Shipping, sipping, and cooking with wine 1/19/2011

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Ciao Mambo, “Eat Like You Mean It”, located in Missoula on The Hip Strip.  Find them online at

This week’s winner is; Kathleen Graler

This week WineGuyMike™ received some great questions, and here they are.

Q. Kathleen Graler asks; I have a question for a future show.  I don’t understand why some wineries or wine clubs will ship wine to Montana but most of them won’t.  I belong to a wine club that will ship, but many of the others I’ve tried say they can’t ship to Montana.  If I am at a winery in person they will ship, but if I call or try to order online, the answer is usually NO.  Why the differences in clubs/wineries??  I look forward to an answer.

A. WineGuyMike’s™ answer; What a great question Kathleen, shipping wine is a huge battle at the state level nationwide.  One of my Fans last week asked about the lack of ability to consistently find wines in different locations when she travels and this has to do with authorization and allocation.

Each state that a wine is sold in the wine has been authorized by that state in order to be distributed to and sold by the retailer.  There is an exception to the state law whereby an individual can apply for a “connoisseur’s license” for a fee of $50.00 per year.  This allows you to receive up to 12 cases of wine a year.  Here’s the sticking point though, the winery that ships the wine has to verify the current authenticity of your license.  Most wineries do not want to bother doing this though.

I did find a wine club that claims they can ship to every state in the U.S. except Utah.  They claim they can do this because they work with a licensed freight forwarder and when the wine is delivered it would need to be signed for by someone 21yrs. or older.  From my somewhat limited knowledge in this area I do not believe this is really legal here in Montana without the so called “connoisseur’s license”.

Illegal wine shipping is what was referred to during Prohibition as bootlegging and it is really being cracked down on.  It is not advisable to participate in wine shipping without the “connoisseur’s license” even if some wineries are willing to take that chance.

 Q. Nora McDougall asks; What would you suggest when a recipe calls for dry red wine?

A. WineGuyMike’s™ answer; Red wines are rich, robust, and flavorful.  Tannin is foremost in creating flavor in red wines.  Stems, skins, and seeds is what tannin comes from.  The wine color comes from the grape skins.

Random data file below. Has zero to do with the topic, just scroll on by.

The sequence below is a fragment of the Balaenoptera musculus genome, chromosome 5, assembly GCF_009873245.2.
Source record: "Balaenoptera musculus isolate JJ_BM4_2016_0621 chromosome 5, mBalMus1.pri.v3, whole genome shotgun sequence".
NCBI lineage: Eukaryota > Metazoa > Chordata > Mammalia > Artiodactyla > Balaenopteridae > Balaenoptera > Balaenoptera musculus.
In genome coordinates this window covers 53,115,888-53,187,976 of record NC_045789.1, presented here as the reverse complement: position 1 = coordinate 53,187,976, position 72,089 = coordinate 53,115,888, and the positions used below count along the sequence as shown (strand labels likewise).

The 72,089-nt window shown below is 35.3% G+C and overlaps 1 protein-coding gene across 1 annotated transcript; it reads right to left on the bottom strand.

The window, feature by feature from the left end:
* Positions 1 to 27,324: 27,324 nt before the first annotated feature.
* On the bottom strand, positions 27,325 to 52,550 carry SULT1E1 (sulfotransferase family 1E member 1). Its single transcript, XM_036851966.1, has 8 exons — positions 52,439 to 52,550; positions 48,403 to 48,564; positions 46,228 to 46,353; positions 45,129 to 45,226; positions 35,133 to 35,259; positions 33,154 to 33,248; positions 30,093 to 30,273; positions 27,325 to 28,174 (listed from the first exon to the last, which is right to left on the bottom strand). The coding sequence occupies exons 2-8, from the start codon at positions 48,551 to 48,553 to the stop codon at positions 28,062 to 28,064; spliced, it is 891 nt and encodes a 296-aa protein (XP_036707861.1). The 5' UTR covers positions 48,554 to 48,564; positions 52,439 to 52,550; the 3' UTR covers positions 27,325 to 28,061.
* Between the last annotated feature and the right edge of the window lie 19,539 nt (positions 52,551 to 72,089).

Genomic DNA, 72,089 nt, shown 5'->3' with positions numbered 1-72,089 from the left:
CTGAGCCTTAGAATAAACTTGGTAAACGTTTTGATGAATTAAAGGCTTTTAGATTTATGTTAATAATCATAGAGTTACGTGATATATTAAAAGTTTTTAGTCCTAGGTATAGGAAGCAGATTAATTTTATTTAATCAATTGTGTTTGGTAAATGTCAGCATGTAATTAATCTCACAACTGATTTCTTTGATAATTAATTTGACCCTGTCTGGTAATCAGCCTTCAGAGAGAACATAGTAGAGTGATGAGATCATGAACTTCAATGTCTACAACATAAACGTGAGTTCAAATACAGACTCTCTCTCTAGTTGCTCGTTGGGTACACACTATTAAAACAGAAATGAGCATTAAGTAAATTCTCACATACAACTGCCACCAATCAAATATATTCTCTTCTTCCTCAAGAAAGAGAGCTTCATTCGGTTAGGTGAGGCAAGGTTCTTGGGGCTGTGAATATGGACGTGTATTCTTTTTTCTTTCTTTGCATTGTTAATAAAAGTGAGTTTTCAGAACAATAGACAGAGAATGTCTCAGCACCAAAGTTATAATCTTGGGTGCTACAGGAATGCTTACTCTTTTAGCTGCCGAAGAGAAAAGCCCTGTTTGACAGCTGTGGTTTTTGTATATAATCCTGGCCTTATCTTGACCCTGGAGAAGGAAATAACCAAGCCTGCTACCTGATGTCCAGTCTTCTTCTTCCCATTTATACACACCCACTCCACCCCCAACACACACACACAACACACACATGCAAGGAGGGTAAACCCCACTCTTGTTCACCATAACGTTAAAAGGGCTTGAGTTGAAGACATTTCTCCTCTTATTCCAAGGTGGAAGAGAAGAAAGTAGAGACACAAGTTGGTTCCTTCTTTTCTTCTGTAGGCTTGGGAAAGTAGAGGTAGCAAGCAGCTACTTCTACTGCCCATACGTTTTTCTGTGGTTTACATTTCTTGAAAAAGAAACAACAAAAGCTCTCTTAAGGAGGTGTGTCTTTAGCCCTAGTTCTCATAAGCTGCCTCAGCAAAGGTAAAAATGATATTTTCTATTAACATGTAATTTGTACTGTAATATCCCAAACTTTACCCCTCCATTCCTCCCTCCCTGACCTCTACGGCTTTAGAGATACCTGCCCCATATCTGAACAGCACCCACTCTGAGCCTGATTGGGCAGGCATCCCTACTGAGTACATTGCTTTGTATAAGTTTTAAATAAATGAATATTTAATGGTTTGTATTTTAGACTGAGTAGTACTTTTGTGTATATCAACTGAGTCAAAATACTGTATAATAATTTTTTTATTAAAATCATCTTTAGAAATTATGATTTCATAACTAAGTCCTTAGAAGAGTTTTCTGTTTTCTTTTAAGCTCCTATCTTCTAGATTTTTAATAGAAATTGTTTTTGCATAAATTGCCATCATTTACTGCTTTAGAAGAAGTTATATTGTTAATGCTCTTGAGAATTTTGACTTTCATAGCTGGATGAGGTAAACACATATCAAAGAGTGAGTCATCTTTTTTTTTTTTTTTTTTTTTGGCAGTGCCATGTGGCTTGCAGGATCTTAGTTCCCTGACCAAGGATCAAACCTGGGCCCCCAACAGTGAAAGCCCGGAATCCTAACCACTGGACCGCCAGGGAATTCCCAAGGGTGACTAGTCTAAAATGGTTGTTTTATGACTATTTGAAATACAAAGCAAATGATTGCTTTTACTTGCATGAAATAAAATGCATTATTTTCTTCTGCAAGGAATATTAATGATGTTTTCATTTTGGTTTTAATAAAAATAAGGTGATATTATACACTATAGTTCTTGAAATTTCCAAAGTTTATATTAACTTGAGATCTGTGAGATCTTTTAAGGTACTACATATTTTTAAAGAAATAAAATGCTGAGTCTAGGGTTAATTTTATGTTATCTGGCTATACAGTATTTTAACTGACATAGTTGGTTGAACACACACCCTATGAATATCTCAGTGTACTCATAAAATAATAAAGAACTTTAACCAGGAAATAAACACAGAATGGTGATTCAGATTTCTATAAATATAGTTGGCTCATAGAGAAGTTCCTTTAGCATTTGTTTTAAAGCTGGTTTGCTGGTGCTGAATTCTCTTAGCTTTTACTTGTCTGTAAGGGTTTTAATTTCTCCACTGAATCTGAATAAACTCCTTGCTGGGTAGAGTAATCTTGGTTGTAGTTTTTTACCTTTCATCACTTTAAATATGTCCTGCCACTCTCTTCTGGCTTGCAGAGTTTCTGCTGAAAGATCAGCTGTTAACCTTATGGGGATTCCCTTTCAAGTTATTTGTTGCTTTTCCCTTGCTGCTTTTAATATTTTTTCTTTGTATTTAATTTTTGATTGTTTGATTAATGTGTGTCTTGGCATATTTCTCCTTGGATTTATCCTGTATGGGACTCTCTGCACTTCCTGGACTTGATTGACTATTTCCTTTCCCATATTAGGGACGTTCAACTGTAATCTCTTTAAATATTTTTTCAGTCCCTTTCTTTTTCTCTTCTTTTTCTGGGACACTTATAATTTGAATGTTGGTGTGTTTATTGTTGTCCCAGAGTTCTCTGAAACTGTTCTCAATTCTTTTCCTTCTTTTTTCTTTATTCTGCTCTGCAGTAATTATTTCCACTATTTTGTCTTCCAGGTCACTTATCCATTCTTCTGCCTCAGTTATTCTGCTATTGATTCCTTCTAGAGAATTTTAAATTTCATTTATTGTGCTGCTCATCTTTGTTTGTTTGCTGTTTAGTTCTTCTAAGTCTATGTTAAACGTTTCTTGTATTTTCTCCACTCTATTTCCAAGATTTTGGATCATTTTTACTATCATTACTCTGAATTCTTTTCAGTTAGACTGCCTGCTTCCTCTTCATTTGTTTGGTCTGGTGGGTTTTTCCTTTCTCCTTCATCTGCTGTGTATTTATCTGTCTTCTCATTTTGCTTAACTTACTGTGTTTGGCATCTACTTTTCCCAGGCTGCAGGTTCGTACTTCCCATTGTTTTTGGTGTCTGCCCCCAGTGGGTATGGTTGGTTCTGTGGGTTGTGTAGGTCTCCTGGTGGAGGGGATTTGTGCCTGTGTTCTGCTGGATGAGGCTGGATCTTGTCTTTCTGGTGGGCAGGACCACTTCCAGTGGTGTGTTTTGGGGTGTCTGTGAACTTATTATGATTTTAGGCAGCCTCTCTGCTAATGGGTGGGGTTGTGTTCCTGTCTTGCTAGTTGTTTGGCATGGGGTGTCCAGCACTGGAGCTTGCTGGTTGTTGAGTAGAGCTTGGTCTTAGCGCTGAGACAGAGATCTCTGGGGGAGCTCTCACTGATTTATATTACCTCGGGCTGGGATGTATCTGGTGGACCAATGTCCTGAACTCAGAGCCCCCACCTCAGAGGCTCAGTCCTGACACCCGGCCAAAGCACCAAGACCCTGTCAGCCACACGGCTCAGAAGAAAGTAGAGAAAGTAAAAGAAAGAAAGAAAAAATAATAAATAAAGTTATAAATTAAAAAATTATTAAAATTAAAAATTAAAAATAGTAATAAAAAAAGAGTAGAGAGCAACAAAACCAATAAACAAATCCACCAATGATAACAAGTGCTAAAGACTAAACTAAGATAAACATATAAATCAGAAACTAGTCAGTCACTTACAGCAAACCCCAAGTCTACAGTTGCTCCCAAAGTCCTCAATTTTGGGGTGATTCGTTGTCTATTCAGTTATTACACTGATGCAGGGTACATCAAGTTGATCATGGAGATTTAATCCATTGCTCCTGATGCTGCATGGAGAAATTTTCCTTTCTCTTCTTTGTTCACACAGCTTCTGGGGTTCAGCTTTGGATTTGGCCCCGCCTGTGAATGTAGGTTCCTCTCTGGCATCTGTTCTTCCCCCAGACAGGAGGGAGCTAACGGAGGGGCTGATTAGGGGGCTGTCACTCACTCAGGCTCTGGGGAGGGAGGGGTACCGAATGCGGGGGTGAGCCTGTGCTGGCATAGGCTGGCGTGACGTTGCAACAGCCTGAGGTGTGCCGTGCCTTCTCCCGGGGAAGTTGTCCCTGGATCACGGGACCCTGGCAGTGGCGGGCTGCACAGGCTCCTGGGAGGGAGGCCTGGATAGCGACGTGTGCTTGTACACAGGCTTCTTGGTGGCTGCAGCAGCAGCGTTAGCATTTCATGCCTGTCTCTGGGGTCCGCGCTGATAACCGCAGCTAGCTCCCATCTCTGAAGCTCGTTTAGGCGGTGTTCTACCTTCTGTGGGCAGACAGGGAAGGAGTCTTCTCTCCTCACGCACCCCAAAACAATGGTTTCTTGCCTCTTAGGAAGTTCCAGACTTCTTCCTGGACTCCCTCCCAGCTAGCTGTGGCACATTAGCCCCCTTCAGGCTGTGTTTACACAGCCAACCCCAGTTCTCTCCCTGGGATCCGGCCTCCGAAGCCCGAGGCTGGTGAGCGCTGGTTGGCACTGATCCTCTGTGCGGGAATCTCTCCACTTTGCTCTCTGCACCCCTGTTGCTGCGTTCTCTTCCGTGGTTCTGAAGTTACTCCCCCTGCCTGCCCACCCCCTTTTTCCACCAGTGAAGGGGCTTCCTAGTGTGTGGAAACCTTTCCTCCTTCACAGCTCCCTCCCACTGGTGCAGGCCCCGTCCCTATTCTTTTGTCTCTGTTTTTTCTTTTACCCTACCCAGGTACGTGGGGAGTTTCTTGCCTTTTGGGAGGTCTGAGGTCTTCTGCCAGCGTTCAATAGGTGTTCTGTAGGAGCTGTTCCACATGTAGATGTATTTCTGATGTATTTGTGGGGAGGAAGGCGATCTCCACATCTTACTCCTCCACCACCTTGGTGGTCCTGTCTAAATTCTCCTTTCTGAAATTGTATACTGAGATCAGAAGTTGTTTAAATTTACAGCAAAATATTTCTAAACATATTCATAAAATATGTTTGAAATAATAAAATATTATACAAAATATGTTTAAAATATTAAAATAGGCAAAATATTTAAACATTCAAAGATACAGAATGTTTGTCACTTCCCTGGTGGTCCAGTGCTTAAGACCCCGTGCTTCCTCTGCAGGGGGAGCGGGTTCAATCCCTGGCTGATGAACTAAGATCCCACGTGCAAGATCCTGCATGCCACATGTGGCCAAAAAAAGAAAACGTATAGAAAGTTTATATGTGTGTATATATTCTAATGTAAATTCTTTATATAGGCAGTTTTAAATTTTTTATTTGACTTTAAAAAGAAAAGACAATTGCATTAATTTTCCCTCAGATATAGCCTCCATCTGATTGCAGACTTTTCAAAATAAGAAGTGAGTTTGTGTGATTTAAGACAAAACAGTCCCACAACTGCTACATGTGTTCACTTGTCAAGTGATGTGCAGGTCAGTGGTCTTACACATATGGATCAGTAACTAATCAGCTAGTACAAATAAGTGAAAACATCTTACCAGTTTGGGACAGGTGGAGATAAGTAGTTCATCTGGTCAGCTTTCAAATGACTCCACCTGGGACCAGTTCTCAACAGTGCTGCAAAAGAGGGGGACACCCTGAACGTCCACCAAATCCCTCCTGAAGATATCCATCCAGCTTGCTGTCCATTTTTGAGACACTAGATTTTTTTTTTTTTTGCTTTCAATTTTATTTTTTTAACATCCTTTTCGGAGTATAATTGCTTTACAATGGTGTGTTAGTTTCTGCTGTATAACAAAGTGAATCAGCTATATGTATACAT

To most wine drinkers a dry wine is a result of tannin and a low residual sugar.  Red wines have more naturally occurring tannin than white wines and are generally lower in naturally occurring sugar.

A couple of recommendations:

I chose these two wine types or varietals as they are usually medium bodied and perceived as dry due to tannins common to these grapes.  I find that wines that are too full bodied and robust can overpower a dish, even to cook with.

One word Chianti, probably the most well known of Italian wines (at least that holds true in the United States).  This grape is also the major contributor for many other fantastic Italian reds. This spicy medium bodied red is high in tannin and exhibits cherry and raspberry flavors.  This would be considered dry.

Malbec is one of Argentina’s finest!  These wines are fruit forward, flamboyant red, spicy, and tannic.  This varietal could be considered to be on the dry side.

Q. Jo Jorgenson asks; I am planning a trip to Washington (Walla Walla) for a wine tour….when is the best time to go?

A. WineGuyMike’s™ answer; Jo there is never really a bad time to visit a winery but a few of my favorite times are mid-summer when the vines are fully leaved and heavy laden with grape clusters.  Probably the most exciting time to be at a winery is in early October during what is known as “crush”.  This is when the grapes are picked at the premium moment and then begin their journey to becoming a bottle of wine.  It is also fun to visit a winery during holidays.  wineries typically have special events happening that coincide with that specific holiday.  Do call ahead though as many boutique wineries are small and may close up for the holiday.

Lunch at Ciao Mambo

This week  WineGuyMike™ recommends one of the Panini sandwiches, there are five different ones to choose from. Try a nice glass of the 4 Bears 09’ Sauvignon Blanc from Sonoma, that lunch combo will satisfy your taste buds.

4 Bears 09' Sauvignon Blanc from Sonoma, California

4 Bears 09' Sauvignon Blanc from Sonoma, California

The 4 Bears Sauvignon Blanc is rich and complex with aromas of pears, ruby grapefruit and tropical fruit.  Flavors of pears, fig and melon are balanced and crisp, a nice mouthwatering texture and a lingering and refreshing finish.

As Brett says “Eat Like You Mean It”, Ciao Mambo on the Hip Strip in Missoula.  Check this out Ciao Mambo is open at 11:30 for lunches daily now too.

This wine and food combo receives The WineGuyMike™ Seal of Approval©. 

Thank you for being a Fan and please support our Sponsor Ciao Mambo.

"from my table to yours"

"from my table to yours"


2 thoughts on “Shipping, sipping, and cooking with wine 1/19/2011

    • Sean,

      Thanks for the message. I’m going to be tasting Sean Minor wines at a luncheon with you in two weeks in Montana. I would love to have you as a call in guest on my weekly radio show. Thanks again Sean and I’ll look forward to meeting in a couple of weeks.


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